Compositions: Piano Concertos Nos 2 & 5
Performers: Kristian Bezuidenhout fp, Freiburger Barockorchester, Pablo Heras-Casado cond
Catalogue Number: Harmonia Mundi HMM902411
With everything that’s going on in world right now, it’s good to be reminded of humankind’s indomitable spirit in this 250th anniversary year of Beethoven’s birth. It’s also good to be reminded that an artist’s legacy, like fate itself, is never truly settled. So it is with Beethoven’s five piano concertos, which simultaneously look back to Mozart, forward to Brahms, up to heaven, down to hell.
That being said, the brilliant fortepianist Kristian Bezuidenhout is neither revisionist nor iconoclast. He is not even, like some period performance specialists, a philologist determined to resuscitate a dead language. He is more like a jazz musician whose improvisations grow so organically from the popular repertoire they’re based on that there’s no distinguishing the one from the other. In that way, composition and interpretation become truly collective, collaborative enterprises, alive in the here-and-now.
Bezuidenhout says as much in his booklet note to this first volume of the complete Beethoven piano concertos, all of which were recorded over a period of just ten days in December 2017 (before being performed live in concert) by Bezuidenhout and the Freiburger Barockorchester under Pablo Heras-Casado.
“I believe strongly that we need to look at the Mozart and Beethoven piano concertos through the lens of this type of live-for-the-moment, mercurial approach; to treat the text like a blueprint, a springboard if you will,” he writes. “This type” referring to previous references from two other authors to Beethoven’s “famous powers of improvisation” and to playing the solo parts from memory because they hadn’t even been written out anyway!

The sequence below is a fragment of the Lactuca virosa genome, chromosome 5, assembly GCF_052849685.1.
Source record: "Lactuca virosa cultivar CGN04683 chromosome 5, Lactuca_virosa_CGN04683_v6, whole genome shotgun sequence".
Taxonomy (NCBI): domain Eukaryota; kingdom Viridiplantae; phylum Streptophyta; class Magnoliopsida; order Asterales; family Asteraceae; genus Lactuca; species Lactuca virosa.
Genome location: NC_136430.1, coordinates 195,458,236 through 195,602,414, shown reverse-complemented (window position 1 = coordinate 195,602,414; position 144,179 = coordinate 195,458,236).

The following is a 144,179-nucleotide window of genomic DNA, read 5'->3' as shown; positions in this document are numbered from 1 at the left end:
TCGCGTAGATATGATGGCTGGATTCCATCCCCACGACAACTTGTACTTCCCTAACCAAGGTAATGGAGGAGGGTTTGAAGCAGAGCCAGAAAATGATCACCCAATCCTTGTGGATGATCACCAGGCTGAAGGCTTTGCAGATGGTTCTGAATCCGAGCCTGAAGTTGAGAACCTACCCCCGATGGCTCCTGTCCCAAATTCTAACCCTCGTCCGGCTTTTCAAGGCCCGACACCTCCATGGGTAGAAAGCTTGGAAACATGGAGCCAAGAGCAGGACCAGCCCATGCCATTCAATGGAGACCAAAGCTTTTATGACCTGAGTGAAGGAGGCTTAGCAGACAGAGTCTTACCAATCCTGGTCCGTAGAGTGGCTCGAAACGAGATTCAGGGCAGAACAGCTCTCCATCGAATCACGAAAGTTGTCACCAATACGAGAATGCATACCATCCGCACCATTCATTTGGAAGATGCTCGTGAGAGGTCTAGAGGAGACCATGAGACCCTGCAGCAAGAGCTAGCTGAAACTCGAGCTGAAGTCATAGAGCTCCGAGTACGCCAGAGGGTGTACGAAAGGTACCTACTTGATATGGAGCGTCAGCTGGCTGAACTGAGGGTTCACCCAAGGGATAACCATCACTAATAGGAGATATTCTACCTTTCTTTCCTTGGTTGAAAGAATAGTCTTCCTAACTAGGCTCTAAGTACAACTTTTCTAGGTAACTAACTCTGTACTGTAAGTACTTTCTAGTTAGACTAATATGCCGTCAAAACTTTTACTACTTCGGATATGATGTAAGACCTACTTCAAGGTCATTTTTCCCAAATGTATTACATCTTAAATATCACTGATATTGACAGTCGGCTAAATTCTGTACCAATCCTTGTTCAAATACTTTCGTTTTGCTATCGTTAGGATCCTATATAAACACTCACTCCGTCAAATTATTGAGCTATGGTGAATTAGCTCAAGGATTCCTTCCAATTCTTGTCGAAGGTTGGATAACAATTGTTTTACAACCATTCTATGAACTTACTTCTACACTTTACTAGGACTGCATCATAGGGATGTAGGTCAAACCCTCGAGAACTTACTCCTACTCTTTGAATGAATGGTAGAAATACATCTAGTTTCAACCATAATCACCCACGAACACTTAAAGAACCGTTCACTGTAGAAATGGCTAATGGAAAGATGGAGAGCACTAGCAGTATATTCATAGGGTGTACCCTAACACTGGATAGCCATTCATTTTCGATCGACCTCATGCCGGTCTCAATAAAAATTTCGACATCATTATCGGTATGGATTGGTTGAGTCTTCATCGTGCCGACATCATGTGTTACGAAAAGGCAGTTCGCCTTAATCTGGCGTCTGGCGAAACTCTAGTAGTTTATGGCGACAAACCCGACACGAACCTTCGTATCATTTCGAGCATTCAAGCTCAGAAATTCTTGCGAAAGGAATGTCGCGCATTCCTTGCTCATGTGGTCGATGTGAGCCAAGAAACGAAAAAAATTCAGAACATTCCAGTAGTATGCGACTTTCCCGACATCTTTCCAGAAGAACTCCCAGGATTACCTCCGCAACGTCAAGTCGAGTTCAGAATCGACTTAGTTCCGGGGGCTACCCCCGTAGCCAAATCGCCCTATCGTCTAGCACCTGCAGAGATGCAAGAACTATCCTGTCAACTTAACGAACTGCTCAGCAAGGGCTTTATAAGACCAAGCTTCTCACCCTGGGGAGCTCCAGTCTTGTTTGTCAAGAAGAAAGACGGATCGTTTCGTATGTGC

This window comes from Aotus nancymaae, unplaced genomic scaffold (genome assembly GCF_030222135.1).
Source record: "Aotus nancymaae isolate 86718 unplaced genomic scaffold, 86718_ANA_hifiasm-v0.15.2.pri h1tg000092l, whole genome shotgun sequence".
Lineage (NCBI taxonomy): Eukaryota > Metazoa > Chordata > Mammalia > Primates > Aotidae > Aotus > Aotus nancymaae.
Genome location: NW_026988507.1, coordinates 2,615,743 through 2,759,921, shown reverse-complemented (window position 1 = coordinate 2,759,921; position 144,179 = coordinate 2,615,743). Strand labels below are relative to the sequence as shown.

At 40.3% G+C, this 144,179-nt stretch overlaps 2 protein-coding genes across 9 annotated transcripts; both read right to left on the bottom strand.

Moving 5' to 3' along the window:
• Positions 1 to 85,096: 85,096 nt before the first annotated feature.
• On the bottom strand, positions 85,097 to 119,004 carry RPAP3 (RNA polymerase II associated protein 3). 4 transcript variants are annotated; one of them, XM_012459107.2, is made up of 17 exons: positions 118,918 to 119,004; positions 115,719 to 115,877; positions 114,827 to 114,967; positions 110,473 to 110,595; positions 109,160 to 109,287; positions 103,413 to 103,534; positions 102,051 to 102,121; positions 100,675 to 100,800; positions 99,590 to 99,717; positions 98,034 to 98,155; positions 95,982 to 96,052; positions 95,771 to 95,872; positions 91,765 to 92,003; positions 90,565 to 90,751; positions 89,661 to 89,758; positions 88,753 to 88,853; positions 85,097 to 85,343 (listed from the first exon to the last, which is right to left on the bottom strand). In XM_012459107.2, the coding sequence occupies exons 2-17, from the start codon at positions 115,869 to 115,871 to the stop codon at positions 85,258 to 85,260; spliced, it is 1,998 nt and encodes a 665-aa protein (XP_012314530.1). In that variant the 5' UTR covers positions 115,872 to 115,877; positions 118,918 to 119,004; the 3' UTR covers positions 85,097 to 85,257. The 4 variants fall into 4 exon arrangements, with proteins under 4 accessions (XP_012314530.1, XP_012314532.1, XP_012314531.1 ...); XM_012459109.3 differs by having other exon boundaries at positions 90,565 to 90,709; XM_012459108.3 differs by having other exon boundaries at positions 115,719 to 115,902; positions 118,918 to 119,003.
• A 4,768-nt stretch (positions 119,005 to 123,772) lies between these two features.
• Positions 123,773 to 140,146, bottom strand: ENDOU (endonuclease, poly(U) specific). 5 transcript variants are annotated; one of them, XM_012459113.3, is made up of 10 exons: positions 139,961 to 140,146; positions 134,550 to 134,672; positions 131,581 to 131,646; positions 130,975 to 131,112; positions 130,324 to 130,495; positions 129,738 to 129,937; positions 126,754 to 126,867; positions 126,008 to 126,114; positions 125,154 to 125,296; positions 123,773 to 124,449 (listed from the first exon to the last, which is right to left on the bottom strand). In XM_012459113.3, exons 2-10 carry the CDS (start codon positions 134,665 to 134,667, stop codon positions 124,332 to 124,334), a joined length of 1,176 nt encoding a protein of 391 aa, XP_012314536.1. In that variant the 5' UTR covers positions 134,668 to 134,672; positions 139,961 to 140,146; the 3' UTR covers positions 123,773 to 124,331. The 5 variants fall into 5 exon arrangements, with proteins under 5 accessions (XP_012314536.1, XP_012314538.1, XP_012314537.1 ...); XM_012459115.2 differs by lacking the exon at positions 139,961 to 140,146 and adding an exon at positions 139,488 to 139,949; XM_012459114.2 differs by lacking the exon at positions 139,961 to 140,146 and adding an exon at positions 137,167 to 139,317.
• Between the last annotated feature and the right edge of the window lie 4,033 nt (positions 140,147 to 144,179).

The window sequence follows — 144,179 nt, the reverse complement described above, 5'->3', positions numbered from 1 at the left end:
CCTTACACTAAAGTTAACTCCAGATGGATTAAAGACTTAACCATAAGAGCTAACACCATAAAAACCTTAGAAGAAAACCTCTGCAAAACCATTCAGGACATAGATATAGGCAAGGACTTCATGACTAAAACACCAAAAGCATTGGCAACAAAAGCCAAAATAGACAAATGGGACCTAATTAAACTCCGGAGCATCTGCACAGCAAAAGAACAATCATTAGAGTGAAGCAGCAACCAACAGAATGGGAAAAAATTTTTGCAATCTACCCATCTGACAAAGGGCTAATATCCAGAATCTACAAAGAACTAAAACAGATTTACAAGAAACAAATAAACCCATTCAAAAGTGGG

Those familiar with Bezuidenhout and the Freiburger’s Mozart piano concerto recordings will know what to expect here. Naturally I’m only going on the strength of this first volume, which contains Beethoven’s Piano Concerto No 5 (the Emperor) and No 2 in B Flat (in that order). But there’s a fluent freshness and sparkling sprezzatura here which even the admirable qualities of Ronald Brautigam, Die Kölner Akademie and Michael Alexander Willens’ superb complete set released last year cannot match.
Bezuidenhout plays a Rodney Regier after a 1824 Conrad Graf; the Feibuirgers play on gut strings and period instruments. Right from the Emperor’s introductory tuttis interspersed with dazzling piano solos, you’re caught up in a drama which pits not soloist against orchestra but players against eternity.
And whether it’s here, or in the Second’s Allegro con brio (with its cadenza by Robert Levin), or the two middle-movement Adagios, or the final-movement Rondos, Bezuidenhout’s keyboard rhapsodising seems to grow so organically from Maestro Heras-Casado and the Feibuirgers’ imaginatively-conceived and immaculately realised orchestral canvas that there’s no distinguishing the one from the other. Which surely was Beethoven’s whole point?